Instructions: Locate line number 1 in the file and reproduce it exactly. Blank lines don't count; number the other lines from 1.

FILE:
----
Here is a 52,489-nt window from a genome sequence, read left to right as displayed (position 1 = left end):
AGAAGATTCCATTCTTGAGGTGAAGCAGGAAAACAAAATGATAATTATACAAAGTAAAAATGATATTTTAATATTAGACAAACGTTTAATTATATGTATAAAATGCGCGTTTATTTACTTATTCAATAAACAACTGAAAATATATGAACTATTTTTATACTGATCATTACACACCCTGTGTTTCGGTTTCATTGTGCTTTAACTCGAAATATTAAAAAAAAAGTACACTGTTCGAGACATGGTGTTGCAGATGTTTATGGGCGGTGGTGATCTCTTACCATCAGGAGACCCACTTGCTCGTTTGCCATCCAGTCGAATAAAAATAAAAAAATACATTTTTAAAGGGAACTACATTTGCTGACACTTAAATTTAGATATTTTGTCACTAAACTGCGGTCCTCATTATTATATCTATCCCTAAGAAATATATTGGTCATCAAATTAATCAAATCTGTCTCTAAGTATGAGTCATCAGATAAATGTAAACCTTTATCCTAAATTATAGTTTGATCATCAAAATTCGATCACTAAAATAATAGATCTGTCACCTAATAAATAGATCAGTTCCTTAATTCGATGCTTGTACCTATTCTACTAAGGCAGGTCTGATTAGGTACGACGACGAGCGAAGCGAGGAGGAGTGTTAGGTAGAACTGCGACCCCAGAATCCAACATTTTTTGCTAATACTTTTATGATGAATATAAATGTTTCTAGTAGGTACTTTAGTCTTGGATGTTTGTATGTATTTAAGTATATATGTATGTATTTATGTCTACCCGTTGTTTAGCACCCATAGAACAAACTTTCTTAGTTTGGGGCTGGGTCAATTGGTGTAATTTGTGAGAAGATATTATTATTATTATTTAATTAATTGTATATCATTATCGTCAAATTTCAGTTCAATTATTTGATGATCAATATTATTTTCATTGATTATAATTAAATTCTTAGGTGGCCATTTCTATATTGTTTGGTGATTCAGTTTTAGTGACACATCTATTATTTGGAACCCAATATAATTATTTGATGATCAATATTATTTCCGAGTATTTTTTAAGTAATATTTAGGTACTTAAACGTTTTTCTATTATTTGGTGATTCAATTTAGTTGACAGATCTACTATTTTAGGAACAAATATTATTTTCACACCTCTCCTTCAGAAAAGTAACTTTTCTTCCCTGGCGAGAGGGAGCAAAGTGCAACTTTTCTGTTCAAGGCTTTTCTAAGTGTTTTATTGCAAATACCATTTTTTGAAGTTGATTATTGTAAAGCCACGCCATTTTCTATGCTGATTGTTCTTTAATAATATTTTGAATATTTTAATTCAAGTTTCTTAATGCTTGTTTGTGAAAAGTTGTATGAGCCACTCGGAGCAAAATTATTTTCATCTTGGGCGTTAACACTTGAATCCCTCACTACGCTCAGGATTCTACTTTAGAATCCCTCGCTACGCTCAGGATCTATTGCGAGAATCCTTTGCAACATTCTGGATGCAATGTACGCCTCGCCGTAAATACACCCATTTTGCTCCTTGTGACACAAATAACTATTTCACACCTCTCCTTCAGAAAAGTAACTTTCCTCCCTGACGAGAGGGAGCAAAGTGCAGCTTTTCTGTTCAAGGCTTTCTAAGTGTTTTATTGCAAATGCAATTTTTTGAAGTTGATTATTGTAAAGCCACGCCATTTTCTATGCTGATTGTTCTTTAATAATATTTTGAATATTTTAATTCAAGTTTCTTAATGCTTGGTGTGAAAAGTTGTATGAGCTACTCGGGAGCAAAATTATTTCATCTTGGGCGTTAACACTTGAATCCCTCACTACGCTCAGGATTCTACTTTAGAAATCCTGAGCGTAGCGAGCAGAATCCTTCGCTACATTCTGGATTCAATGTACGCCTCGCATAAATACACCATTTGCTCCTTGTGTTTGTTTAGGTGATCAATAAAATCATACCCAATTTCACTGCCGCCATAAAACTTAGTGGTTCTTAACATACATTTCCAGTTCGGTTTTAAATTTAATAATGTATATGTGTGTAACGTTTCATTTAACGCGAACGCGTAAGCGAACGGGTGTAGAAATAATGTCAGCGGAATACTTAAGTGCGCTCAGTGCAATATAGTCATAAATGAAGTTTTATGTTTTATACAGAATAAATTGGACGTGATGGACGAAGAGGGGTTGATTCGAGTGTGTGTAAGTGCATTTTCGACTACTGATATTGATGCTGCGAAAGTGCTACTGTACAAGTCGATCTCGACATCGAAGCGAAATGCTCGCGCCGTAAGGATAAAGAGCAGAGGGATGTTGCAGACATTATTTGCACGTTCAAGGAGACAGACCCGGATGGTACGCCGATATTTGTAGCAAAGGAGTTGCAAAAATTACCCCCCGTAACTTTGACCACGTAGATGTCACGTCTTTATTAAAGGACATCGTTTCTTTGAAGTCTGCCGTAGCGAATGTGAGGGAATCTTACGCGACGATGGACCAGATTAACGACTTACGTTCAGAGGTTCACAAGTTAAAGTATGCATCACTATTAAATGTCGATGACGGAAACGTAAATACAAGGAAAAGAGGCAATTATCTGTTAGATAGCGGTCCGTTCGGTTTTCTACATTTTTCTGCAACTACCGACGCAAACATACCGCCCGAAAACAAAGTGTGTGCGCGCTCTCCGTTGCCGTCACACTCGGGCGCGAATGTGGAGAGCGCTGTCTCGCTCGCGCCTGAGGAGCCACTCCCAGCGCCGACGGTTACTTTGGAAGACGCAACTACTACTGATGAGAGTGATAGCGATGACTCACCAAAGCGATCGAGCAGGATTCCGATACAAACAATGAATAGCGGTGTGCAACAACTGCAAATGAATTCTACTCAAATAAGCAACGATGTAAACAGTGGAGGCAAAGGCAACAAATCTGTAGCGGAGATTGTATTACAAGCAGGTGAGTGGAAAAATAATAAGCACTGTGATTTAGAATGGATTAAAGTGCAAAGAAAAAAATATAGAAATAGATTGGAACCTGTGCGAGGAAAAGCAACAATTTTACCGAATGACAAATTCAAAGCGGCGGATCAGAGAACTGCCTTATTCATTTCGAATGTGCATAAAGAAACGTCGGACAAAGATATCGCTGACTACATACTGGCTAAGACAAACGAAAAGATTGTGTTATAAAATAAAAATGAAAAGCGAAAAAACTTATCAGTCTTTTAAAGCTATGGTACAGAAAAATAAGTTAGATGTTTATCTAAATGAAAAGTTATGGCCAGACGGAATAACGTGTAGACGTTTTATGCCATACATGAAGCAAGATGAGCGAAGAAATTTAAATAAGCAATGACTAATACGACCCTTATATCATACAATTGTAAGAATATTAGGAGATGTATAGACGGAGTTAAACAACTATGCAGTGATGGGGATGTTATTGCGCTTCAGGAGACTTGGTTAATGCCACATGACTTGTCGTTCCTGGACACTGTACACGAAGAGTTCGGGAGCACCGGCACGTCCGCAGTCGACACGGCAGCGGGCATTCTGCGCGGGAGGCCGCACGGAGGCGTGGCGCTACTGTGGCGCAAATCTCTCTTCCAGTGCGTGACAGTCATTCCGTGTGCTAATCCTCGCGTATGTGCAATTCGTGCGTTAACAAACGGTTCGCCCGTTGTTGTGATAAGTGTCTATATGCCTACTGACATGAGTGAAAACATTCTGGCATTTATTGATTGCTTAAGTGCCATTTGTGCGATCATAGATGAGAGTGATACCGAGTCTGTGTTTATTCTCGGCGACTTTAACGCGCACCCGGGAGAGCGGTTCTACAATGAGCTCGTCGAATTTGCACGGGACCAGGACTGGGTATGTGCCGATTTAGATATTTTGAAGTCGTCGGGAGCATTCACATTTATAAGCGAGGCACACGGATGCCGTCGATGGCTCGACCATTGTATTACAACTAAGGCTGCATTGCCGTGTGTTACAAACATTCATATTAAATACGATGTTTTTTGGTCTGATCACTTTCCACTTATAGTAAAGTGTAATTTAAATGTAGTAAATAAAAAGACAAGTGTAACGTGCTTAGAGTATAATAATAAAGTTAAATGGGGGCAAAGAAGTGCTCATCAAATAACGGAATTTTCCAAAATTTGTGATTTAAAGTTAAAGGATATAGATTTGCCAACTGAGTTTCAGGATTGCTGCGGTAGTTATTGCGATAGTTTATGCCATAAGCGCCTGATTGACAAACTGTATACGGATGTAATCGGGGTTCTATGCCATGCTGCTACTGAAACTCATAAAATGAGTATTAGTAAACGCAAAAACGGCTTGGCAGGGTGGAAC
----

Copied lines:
Here is a 52,489-nt window from a genome sequence, read left to right as displayed (position 1 = left end):